CarPlanes are fast and buses are cheap, but it’s often most fun to explore some of the world’s best scenery by car. Road trips in North America are de rigueur, but not as many tourists think about South America as a great driving destination. Along the coastlines and through the mountain valleys of South America, you’ll find amazing scenery, laid-back locals and beautiful stretches of highway.

For your next vacation, jet south and rent a car for an amazing road trip, like one of these:

A Lakeside Drive in Argentina

Start in San Carlos de Bariloche, a far-western town in the Andes foothills in Rio Negro province. This is a great place to spend a few days before you begin your drive, enjoying the mountain scenery and the shoreline of Nahuel Huapi Lake. If you’re there in the winter, try skiing at Cerro Catedral, or in the summer and fall, fish in the surrounding rivers or hike in the foothills.

From Bariloche, as the town is often nicknamed, head north along the Limay River. This drive is on both paved and unpaved roads, so choose your rental car accordingly. Along the way, you’ll find volcanic rock formations, places for picnics and camping and plenty of photo opportunities. You should end up in scenic San Martin de los Andes in Neuquen province, where you’ll find Lanin National Park. San Martin is famous for bird watching, skiing and the Hua-Hum Pass across the mountains into Chile.

The Plains of Patagonia in Argentina and Chile

The southernmost plains and mountains of South America have countless great drives. To see the most of Patagonia, a region located in present-day Chile and Argentina, instead of heading north from San Carlos de Bariloche, head south and explore the pampas. There are so many beautiful drives in this region that it is difficult to choose one route. Some travelers say they enjoy driving from the mountains to the sparse coastal settlements such as Puerto San Julian or Rio Gallegos.

Chilean Patagonia is exquisitely beautiful, but particularly easy to reach from Argentinian Patagonia. Take the Carretera Austral between Coyhaique and Villa O’Higgins for stunning scenery and four-wheel-drive-only terrain.

The Changing Landscape in Chile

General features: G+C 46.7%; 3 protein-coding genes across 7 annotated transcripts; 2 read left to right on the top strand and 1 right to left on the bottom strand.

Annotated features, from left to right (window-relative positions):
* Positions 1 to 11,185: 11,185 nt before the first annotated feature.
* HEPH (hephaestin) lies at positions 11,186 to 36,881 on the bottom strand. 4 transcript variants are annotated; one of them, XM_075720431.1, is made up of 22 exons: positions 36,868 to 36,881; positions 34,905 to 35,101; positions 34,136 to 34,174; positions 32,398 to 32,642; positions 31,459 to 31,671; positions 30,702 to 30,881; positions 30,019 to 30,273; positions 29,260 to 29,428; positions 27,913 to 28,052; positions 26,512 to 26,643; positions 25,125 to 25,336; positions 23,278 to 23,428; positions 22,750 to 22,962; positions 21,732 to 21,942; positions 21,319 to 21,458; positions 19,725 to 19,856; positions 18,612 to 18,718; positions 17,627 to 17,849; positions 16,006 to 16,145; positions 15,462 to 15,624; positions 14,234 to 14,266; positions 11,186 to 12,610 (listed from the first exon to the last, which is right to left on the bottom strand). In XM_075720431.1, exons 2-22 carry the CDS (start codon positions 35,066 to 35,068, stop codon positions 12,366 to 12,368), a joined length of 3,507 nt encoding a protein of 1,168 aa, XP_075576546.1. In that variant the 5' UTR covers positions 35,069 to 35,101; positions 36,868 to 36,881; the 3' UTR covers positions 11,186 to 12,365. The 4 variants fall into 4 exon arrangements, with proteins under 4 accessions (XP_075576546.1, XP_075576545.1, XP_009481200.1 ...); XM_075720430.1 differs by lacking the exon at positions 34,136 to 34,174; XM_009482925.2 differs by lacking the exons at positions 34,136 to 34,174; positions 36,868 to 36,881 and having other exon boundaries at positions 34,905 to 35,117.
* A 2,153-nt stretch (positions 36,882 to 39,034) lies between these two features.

Not sure you want to head that far south? While in Chile, head north to Parque Nacional Lauca, nestled along the borders with Peru and Bolivia. Drive up along Route 11 from seaside Arica, an important port and fruit-producing region, for maximum enjoyment of the changing scenery. You’ll go from the edge of the Atacama Desert to the altiplano, rimmed by towering volcanoes and populated by typical Andean animals such as llamas, alpacas and cougars.

If you’re driving here in the wetter months of January and February, pay attention to weather reports to make sure you’ll have roads dry enough to navigate; some of the unpaved roads will be impassable.

A Taste of the Wine Region in Chile

Explore some of the best of Chilean viticulture by renting a car and exploring the Aconcagua and Central Valley regions of Chile. Start in Santiago, and head first to Casablanca Valley, in Aconcagua. Only 75 kilometres from the capital, Casablanca Valley is a beautiful, verdant area famous for crisp white wines. September to June is the best time for tourism in this area, though if you go in a warmer time of year, you might prefer the spectacular white sand beach at nearby Vina del Mar.

After Casablanca Valley, direct your wheels to Colchagua Valley, about 150 kilometres south of Santiago. Colchagua was voted the “World’s Best Wine Region” by Wine Enthusiast magazine in 2005 and is most famous for its full-bodied malbecs. Stay in San Fernando, which is famous not only for its wine but for its exciting rodeos.

A View of the Coast in Columbia

Wish you had beaches, sea views and the open road ahead of you? Colombia’s coastal highways map out an interesting itinerary for self-driving travelers. To experience the beaches and beauty of Colombia’s Caribbean coastline, start in Cartagena and make your way toward the Venezuelan border. Parque Tayrona, near Santa Marta, Magdalena, has beautiful and often deserted beaches. To reach the shore in the park, however, you’ll need to hike a bit, so come prepared for some jungle hiking. Farther north, the towns of Palomino and Camarones also offer amazing beaches and an intimate look into local lifestyles.